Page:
Why is Scrum so popular?
Of the many reasons given for choosing Scrum, organizations are predominantly attracted by:
- Speed to market
- Increased productivity
- Lowered cost
Note the relentless focus on time and money?
The Scrum Guide, while being a model of brevity, devotes an appreciable amount of space to the definition of “Done”. In my travels as a trainer or coach though, I often come across questions about the definition of done. So, in this article, I’m going to examine it in more depth. I’ll provide some extra detail as well as reasons why your definition of “done” is so important and why you should invest time in creating, and maintaining it.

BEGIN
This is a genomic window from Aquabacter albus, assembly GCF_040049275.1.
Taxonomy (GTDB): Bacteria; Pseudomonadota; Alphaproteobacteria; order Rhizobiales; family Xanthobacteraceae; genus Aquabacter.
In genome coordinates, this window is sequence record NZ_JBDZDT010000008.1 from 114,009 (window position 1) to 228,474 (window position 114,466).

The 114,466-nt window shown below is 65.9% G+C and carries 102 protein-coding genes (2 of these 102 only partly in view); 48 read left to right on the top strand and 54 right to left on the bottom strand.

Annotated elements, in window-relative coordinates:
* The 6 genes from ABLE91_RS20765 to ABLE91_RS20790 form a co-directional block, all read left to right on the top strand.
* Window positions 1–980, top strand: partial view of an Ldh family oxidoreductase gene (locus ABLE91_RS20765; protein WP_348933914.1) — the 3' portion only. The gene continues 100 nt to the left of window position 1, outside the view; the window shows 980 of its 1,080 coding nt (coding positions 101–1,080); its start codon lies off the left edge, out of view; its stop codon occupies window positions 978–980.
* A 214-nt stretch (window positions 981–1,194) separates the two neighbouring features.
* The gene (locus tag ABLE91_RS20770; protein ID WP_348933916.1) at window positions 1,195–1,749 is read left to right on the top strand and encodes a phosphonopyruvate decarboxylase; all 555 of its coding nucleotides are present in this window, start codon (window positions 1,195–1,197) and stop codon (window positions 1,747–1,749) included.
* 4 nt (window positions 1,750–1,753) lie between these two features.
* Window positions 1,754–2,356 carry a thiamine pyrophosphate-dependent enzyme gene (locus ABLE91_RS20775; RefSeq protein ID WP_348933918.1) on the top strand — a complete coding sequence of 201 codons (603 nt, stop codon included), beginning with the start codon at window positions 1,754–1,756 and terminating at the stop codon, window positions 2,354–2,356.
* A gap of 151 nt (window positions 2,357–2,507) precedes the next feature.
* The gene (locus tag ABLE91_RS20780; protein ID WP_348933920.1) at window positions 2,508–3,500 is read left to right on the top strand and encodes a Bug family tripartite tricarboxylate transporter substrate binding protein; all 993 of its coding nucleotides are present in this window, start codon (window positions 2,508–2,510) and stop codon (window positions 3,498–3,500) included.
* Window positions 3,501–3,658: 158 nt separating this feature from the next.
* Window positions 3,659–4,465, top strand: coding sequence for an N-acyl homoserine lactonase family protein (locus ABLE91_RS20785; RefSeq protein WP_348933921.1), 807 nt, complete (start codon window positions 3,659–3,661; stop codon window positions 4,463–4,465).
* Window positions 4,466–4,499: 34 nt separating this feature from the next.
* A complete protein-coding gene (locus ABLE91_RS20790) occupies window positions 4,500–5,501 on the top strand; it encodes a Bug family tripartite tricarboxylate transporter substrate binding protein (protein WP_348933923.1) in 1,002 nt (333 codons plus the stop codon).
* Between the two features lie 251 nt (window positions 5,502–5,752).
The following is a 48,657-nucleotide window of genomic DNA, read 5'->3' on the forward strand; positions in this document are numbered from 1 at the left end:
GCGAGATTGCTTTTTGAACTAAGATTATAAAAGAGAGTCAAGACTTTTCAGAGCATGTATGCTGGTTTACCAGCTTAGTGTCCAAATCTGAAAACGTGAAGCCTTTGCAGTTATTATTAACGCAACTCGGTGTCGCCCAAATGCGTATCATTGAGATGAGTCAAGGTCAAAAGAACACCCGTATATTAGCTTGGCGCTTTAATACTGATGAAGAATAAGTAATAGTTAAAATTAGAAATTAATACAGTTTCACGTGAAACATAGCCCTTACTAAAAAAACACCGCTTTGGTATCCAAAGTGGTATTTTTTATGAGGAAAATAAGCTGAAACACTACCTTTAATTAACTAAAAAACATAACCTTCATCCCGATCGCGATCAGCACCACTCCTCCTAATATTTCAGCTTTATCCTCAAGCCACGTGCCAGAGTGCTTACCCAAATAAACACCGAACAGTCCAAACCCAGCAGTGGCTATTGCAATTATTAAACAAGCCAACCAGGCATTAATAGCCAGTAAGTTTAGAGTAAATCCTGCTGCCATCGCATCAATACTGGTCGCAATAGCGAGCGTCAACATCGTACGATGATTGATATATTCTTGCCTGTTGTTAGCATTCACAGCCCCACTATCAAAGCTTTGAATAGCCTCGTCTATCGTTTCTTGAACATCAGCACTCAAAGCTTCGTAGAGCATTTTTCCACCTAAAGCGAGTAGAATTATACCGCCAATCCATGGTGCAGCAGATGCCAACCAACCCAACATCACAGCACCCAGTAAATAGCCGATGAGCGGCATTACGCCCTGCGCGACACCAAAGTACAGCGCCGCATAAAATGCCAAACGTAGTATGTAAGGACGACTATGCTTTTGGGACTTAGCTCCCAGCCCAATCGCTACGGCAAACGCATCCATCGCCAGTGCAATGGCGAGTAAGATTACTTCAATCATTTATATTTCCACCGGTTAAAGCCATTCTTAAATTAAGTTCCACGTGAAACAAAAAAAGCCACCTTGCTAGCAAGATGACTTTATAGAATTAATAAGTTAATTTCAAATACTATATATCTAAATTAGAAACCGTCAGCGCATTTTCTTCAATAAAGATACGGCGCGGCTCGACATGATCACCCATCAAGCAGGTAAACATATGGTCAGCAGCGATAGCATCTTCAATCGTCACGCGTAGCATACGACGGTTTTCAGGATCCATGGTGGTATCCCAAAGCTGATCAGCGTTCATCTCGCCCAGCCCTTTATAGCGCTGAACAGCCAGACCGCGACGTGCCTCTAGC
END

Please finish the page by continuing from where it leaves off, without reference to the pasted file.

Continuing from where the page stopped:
Many Scrum Teams make use of a team’s velocity to help in forecasting. TFS provides just such a feature but beware – the results can be misleading for the unwary.
If you use Visual Studio Online or Team Foundation Service, and the Visual Studio IDE, it’s possible you’ll come across the TF31003 error. If you have more than one Microsoft account as well, you just increased your chances greatly. Here are a couple of possible solutions to the error.
The Scrum Guide has a lot to say about the Product Backlog, and rightly so. It’s pivotal to everything a Scrum Team does. But one thing the Scrum Guide doesn’t tell you, is how you create a Product Backlog. So, here’s one way you can do exactly that.
In March 2012, I sat the Professional Scrum Master I assessment provided by Scrum.org. I did not attend any formal training beforehand and relied only on my experience and exam preparation. In this article, I tell you how I prepared for, and passed, the Professional Scrum Master I assessment.